While avoiding a general answer to "Are we better off?" Cheney did not hesitate to proclaim Iraqis better off because of the regime change initiated by the American invasion.I'm sure the Iraqis would like to thank you in person, Dick. Because just today:
"I think Iraq is much better off than it was before we went in in '03 and got rid of Saddam Hussein," he said. "I think we are close to achieving most of our objectives. We've seen a significant reduction in the overall level of violence; it's lower now than virtually anytime since we've been there in the spring of '03. We've seen the elimination of one of the world's worst regimes. We've seen the Iraqis write a constitution and hold three national elections. We've now entered into a strategic framework agreement with the Iraqis that calls for ultimately the U.S. completion of the assignment and withdrawal of our forces from Iraq.
"All of those things I think by anybody's standard would be evidence of significant success. And I think we're very close to achieving what it is we set out to do five years ago when we first went into Iraq.
At least 38 civilians have been killed and 65 wounded in a suicide attack at a shrine in northwestern Baghdad, Iraqi government officials said.(Update: Mark Adams of American Street lists the deaths in Iraq since the New Year began. Better off, my ass.)
An interior ministry official put the death toll at 40, including 17 Iranian pilgrims.
And just what was it that you were trying to achieve in Iraq, Dick? Because your excuses and reasons keep changing...
What does this looming concentration of Iraqi power at the top portend for U.S. oil interests? The omens are mixed at best. A tilt away from the United States may have come late in August, in the thick of negotiations over the U.S. withdrawal, when Iraq signed a 22-year contract in Beijing for development of an oil field southeast of Baghdad.Because the war was about oil all along, wasn't it?
Without parliamentary approval, the al-Maliki government seems capable of making or unmaking whatever oil development arrangements it chooses to make. Thus, in September, it canceled six no-bid contracts it had awarded to big-name Western oil corporations. China provides the now cordially partnering Shiite governments in Baghdad and Tehran a clear alternative to Western companies.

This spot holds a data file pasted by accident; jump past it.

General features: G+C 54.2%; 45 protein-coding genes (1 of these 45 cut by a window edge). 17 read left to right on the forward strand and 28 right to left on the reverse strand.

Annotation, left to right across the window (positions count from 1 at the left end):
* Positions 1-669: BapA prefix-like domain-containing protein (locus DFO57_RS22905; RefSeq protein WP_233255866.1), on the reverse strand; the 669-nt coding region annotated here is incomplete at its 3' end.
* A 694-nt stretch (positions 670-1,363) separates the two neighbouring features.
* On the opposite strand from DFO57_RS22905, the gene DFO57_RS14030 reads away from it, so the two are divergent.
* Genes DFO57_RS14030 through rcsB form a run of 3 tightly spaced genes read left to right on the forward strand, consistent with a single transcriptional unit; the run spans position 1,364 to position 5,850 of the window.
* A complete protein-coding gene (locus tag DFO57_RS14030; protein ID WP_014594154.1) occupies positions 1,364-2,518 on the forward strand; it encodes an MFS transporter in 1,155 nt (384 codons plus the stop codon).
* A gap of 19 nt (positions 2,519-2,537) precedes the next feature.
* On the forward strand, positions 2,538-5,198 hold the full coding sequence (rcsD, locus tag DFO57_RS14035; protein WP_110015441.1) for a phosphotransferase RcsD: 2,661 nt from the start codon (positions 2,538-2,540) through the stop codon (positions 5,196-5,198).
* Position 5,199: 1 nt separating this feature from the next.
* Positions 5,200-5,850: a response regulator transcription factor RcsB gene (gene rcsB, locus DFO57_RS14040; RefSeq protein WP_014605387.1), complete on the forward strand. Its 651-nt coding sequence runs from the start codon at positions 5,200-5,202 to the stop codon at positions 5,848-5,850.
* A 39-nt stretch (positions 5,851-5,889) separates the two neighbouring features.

Where America's politically unmentionable oil interests in Iraq are headed as the Bush administration leaves office remains anyone's guess, but out in the cold seems as good a guess as any. Back in 2002, the better class of commentator sniffed at the naiveté of "No Blood for Oil" - the chant of anti-war demonstrations around the country. But blood for oil may not be the worst of it. The worst, in the war's subdued and sorry denouement, may prove to be blood for no oil.
Several of the architects of the Iraq war no longer even bother to deny that oil was a major motivator for the invasion. On US National Public Radio's To the Point, Fadhil Chalabi, one of the primary Iraqi advisers to the Bush administration in the lead-up to the invasion, recently described the war as "a strategic move on the part of the United States of America and the UK to have a military presence in the Gulf in order to secure [oil] supplies in the future". Chalabi, who served as Iraq's oil undersecretary of state and met with the oil majors before the invasion, described this as "a primary objective".
Invading countries to seize their natural resources is illegal under the Geneva conventions. That means the huge task of rebuilding Iraq's infrastructure - including its oil infrastructure - is the financial responsibility of Iraq's invaders. They should be forced to pay reparations, just as Saddam Hussein's regime paid $9bn to Kuwait in reparations for its 1990 invasion. Instead, Iraq is being forced to sell 75% of its national patrimony to pay the bills for its own illegal invasion and occupation.
crossposted at Rants from the Rookery